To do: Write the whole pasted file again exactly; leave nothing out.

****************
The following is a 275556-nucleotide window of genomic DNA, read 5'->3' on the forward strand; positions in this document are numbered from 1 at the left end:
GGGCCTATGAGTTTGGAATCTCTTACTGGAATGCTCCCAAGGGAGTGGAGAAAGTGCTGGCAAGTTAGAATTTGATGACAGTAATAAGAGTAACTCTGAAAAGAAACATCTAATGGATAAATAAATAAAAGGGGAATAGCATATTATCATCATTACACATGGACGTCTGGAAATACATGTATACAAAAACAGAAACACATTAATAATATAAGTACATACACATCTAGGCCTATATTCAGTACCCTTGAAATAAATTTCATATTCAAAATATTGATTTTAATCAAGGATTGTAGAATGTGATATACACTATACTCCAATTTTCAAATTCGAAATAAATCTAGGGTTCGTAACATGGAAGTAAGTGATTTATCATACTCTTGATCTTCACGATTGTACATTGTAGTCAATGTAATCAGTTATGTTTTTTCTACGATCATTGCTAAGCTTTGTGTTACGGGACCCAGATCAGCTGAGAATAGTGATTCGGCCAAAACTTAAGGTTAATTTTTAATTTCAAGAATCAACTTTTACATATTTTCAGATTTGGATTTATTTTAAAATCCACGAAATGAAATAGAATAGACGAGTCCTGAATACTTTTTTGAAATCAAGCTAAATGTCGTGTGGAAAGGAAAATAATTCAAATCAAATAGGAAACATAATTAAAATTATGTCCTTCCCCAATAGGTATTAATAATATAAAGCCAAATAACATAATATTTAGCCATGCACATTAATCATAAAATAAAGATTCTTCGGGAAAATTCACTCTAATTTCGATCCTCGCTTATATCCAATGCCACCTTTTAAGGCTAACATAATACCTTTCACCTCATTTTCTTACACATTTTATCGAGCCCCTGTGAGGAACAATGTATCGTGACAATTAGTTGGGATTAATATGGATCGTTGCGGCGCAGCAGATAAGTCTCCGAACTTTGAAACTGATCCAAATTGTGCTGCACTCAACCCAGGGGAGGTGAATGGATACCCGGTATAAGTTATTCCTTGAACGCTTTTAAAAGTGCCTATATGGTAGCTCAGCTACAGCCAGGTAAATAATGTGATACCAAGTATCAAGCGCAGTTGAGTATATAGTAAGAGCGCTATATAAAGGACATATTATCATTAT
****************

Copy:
The following is a 275556-nucleotide window of genomic DNA, read 5'->3' on the forward strand; positions in this document are numbered from 1 at the left end:
GGGCCTATGAGTTTGGAATCTCTTACTGGAATGCTCCCAAGGGAGTGGAGAAAGTGCTGGCAAGTTAGAATTTGATGACAGTAATAAGAGTAACTCTGAAAAGAAACATCTAATGGATAAATAAATAAAAGGGGAATAGCATATTATCATCATTACACATGGACGTCTGGAAATACATGTATACAAAAACAGAAACACATTAATAATATAAGTACATACACATCTAGGCCTATATTCAGTACCCTTGAAATAAATTTCATATTCAAAATATTGATTTTAATCAAGGATTGTAGAATGTGATATACACTATACTCCAATTTTCAAATTCGAAATAAATCTAGGGTTCGTAACATGGAAGTAAGTGATTTATCATACTCTTGATCTTCACGATTGTACATTGTAGTCAATGTAATCAGTTATGTTTTTTCTACGATCATTGCTAAGCTTTGTGTTACGGGACCCAGATCAGCTGAGAATAGTGATTCGGCCAAAACTTAAGGTTAATTTTTAATTTCAAGAATCAACTTTTACATATTTTCAGATTTGGATTTATTTTAAAATCCACGAAATGAAATAGAATAGACGAGTCCTGAATACTTTTTTGAAATCAAGCTAAATGTCGTGTGGAAAGGAAAATAATTCAAATCAAATAGGAAACATAATTAAAATTATGTCCTTCCCCAATAGGTATTAATAATATAAAGCCAAATAACATAATATTTAGCCATGCACATTAATCATAAAATAAAGATTCTTCGGGAAAATTCACTCTAATTTCGATCCTCGCTTATATCCAATGCCACCTTTTAAGGCTAACATAATACCTTTCACCTCATTTTCTTACACATTTTATCGAGCCCCTGTGAGGAACAATGTATCGTGACAATTAGTTGGGATTAATATGGATCGTTGCGGCGCAGCAGATAAGTCTCCGAACTTTGAAACTGATCCAAATTGTGCTGCACTCAACCCAGGGGAGGTGAATGGATACCCGGTATAAGTTATTCCTTGAACGCTTTTAAAAGTGCCTATATGGTAGCTCAGCTACAGCCAGGTAAATAATGTGATACCAAGTATCAAGCGCAGTTGAGTATATAGTAAGAGCGCTATATAAAGGACATATTATCATTAT